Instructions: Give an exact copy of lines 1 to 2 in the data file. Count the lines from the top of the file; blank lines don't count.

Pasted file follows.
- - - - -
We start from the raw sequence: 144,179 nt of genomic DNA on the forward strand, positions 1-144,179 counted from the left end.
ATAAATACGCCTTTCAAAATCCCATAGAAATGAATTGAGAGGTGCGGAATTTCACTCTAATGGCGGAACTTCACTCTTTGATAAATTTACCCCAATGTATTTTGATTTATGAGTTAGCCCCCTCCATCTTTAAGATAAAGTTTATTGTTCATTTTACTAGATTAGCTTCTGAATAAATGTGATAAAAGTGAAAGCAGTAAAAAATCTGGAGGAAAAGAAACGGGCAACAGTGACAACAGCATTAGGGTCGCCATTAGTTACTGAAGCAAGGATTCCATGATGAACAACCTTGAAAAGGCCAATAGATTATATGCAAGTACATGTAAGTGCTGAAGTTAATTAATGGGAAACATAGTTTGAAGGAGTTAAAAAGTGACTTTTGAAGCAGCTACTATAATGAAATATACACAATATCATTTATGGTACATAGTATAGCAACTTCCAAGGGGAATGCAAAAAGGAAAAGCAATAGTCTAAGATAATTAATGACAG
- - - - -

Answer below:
We start from the raw sequence: 144,179 nt of genomic DNA on the forward strand, positions 1-144,179 counted from the left end.
ATAAATACGCCTTTCAAAATCCCATAGAAATGAATTGAGAGGTGCGGAATTTCACTCTAATGGCGGAACTTCACTCTTTGATAAATTTACCCCAATGTATTTTGATTTATGAGTTAGCCCCCTCCATCTTTAAGATAAAGTTTATTGTTCATTTTACTAGATTAGCTTCTGAATAAATGTGATAAAAGTGAAAGCAGTAAAAAATCTGGAGGAAAAGAAACGGGCAACAGTGACAACAGCATTAGGGTCGCCATTAGTTACTGAAGCAAGGATTCCATGATGAACAACCTTGAAAAGGCCAATAGATTATATGCAAGTACATGTAAGTGCTGAAGTTAATTAATGGGAAACATAGTTTGAAGGAGTTAAAAAGTGACTTTTGAAGCAGCTACTATAATGAAATATACACAATATCATTTATGGTACATAGTATAGCAACTTCCAAGGGGAATGCAAAAAGGAAAAGCAATAGTCTAAGATAATTAATGACAG